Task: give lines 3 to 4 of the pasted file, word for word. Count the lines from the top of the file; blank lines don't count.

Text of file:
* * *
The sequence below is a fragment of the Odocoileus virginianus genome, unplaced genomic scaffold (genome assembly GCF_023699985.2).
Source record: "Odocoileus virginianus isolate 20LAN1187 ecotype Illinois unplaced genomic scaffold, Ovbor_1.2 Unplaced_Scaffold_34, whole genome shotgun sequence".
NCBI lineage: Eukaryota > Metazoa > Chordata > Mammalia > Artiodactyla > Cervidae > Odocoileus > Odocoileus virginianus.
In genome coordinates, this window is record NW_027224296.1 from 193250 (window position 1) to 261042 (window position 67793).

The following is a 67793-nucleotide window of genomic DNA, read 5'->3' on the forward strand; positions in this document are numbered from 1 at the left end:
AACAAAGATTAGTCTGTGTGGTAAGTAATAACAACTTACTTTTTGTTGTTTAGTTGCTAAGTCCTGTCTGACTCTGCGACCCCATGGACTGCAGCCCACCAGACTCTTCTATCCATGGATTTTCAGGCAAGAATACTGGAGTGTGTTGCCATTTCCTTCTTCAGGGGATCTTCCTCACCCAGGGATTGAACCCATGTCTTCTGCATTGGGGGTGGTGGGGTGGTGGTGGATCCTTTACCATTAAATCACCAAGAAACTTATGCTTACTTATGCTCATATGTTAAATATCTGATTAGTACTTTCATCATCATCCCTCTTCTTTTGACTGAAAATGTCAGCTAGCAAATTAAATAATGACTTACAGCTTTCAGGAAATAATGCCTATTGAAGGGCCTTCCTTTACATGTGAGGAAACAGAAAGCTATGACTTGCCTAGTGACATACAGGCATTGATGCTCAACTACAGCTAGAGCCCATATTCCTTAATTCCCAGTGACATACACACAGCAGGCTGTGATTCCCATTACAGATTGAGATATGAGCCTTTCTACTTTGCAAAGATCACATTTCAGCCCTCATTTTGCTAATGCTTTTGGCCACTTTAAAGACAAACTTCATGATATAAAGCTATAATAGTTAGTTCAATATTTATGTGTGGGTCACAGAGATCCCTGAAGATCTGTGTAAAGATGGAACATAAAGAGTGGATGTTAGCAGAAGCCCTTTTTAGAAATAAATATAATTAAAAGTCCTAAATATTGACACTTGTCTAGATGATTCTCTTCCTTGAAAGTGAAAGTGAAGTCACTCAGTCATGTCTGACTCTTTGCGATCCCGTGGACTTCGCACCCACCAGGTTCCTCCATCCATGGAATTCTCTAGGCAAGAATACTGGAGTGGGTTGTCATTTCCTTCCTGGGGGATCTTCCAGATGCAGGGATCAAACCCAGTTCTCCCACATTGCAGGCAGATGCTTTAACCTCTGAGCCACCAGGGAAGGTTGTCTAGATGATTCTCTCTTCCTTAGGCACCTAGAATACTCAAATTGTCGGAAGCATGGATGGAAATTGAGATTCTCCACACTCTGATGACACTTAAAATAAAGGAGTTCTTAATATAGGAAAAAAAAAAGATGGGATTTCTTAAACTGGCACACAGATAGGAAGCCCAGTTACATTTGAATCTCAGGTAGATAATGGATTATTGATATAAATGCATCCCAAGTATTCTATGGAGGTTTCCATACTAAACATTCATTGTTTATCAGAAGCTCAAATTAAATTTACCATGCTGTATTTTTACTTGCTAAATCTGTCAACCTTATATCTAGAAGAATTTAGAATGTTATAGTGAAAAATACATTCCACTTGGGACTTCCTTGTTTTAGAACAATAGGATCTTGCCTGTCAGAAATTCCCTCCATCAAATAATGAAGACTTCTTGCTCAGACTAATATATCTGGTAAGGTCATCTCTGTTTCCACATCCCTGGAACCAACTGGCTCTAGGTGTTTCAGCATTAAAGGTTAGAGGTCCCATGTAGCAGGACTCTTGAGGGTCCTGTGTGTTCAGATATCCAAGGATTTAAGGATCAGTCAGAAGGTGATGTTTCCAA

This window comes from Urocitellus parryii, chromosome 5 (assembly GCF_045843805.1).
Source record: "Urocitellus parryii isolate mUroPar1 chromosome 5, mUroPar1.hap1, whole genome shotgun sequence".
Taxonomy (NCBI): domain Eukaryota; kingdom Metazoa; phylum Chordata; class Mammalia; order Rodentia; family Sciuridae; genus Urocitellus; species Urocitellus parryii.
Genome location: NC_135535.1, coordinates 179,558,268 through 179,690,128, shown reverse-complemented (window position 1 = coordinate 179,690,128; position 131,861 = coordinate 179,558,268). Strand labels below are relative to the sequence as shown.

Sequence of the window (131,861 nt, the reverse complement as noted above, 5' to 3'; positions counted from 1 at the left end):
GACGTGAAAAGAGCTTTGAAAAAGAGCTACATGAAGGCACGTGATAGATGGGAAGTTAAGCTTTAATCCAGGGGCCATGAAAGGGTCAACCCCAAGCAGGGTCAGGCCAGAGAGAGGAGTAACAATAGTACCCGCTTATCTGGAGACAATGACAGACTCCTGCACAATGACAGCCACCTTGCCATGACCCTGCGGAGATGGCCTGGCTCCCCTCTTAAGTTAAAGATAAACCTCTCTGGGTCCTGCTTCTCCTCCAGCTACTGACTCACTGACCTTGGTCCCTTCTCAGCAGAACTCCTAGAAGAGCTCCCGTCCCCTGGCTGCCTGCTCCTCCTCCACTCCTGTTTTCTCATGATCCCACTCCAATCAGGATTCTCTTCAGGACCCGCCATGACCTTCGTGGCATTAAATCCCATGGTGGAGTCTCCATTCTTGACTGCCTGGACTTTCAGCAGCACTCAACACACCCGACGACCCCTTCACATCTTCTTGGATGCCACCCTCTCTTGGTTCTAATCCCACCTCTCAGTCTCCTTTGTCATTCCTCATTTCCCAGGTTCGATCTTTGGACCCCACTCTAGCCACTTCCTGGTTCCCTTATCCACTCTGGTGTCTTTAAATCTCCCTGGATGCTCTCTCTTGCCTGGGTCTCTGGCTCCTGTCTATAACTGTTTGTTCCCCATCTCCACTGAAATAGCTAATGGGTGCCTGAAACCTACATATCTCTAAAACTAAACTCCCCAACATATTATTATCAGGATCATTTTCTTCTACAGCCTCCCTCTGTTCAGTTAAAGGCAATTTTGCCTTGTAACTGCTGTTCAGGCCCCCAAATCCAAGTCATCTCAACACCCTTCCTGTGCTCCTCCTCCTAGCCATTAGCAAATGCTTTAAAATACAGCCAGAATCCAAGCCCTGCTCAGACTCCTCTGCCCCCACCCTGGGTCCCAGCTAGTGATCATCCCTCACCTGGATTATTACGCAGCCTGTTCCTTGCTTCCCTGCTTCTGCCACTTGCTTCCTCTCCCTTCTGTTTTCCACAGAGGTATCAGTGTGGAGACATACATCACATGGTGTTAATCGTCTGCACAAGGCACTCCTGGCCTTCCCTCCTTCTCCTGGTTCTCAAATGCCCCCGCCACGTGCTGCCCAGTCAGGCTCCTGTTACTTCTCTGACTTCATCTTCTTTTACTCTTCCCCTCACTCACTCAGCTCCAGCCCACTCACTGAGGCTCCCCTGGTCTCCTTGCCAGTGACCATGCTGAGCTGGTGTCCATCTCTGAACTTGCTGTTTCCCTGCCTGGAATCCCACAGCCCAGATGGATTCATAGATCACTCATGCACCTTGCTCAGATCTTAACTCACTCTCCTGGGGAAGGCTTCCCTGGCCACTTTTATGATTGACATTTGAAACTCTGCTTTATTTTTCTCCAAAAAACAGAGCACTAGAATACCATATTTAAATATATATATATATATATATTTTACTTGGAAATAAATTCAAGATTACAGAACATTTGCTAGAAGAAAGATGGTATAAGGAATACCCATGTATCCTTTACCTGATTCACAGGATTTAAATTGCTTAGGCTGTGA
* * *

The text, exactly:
NCBI lineage: Eukaryota > Metazoa > Chordata > Mammalia > Artiodactyla > Cervidae > Odocoileus > Odocoileus virginianus.
In genome coordinates, this window is record NW_027224296.1 from 193250 (window position 1) to 261042 (window position 67793).